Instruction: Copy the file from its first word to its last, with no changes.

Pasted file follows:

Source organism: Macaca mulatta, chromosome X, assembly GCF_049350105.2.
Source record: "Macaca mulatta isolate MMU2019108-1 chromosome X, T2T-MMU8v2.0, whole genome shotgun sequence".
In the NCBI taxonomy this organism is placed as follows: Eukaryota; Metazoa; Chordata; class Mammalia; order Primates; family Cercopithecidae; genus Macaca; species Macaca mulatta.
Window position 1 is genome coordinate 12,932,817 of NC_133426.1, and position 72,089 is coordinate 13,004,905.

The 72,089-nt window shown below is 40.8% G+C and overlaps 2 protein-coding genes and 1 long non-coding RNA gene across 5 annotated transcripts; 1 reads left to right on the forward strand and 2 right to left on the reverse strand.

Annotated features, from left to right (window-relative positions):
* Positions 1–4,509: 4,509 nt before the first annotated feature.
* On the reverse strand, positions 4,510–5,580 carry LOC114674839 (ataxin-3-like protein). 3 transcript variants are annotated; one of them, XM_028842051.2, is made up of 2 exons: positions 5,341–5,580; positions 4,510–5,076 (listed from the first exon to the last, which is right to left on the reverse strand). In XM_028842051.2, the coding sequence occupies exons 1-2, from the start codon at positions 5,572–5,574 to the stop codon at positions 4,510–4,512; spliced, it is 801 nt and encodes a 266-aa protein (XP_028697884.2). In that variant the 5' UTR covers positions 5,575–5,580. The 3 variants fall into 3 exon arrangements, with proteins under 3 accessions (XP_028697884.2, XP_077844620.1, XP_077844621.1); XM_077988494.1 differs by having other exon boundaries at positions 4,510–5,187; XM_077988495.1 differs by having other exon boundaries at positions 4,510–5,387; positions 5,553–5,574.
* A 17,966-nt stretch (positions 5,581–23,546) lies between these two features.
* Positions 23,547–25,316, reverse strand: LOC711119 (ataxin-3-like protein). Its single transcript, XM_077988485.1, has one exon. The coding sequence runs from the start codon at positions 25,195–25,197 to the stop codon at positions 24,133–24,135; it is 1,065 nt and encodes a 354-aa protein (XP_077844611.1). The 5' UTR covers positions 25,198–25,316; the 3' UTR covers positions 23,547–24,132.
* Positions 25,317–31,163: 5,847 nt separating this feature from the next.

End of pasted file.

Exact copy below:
Source organism: Macaca mulatta, chromosome X, assembly GCF_049350105.2.
Source record: "Macaca mulatta isolate MMU2019108-1 chromosome X, T2T-MMU8v2.0, whole genome shotgun sequence".
In the NCBI taxonomy this organism is placed as follows: Eukaryota; Metazoa; Chordata; class Mammalia; order Primates; family Cercopithecidae; genus Macaca; species Macaca mulatta.
Window position 1 is genome coordinate 12,932,817 of NC_133426.1, and position 72,089 is coordinate 13,004,905.

The 72,089-nt window shown below is 40.8% G+C and overlaps 2 protein-coding genes and 1 long non-coding RNA gene across 5 annotated transcripts; 1 reads left to right on the forward strand and 2 right to left on the reverse strand.

Annotated features, from left to right (window-relative positions):
* Positions 1–4,509: 4,509 nt before the first annotated feature.
* On the reverse strand, positions 4,510–5,580 carry LOC114674839 (ataxin-3-like protein). 3 transcript variants are annotated; one of them, XM_028842051.2, is made up of 2 exons: positions 5,341–5,580; positions 4,510–5,076 (listed from the first exon to the last, which is right to left on the reverse strand). In XM_028842051.2, the coding sequence occupies exons 1-2, from the start codon at positions 5,572–5,574 to the stop codon at positions 4,510–4,512; spliced, it is 801 nt and encodes a 266-aa protein (XP_028697884.2). In that variant the 5' UTR covers positions 5,575–5,580. The 3 variants fall into 3 exon arrangements, with proteins under 3 accessions (XP_028697884.2, XP_077844620.1, XP_077844621.1); XM_077988494.1 differs by having other exon boundaries at positions 4,510–5,187; XM_077988495.1 differs by having other exon boundaries at positions 4,510–5,387; positions 5,553–5,574.
* A 17,966-nt stretch (positions 5,581–23,546) lies between these two features.
* Positions 23,547–25,316, reverse strand: LOC711119 (ataxin-3-like protein). Its single transcript, XM_077988485.1, has one exon. The coding sequence runs from the start codon at positions 25,195–25,197 to the stop codon at positions 24,133–24,135; it is 1,065 nt and encodes a 354-aa protein (XP_077844611.1). The 5' UTR covers positions 25,198–25,316; the 3' UTR covers positions 23,547–24,132.
* Positions 25,317–31,163: 5,847 nt separating this feature from the next.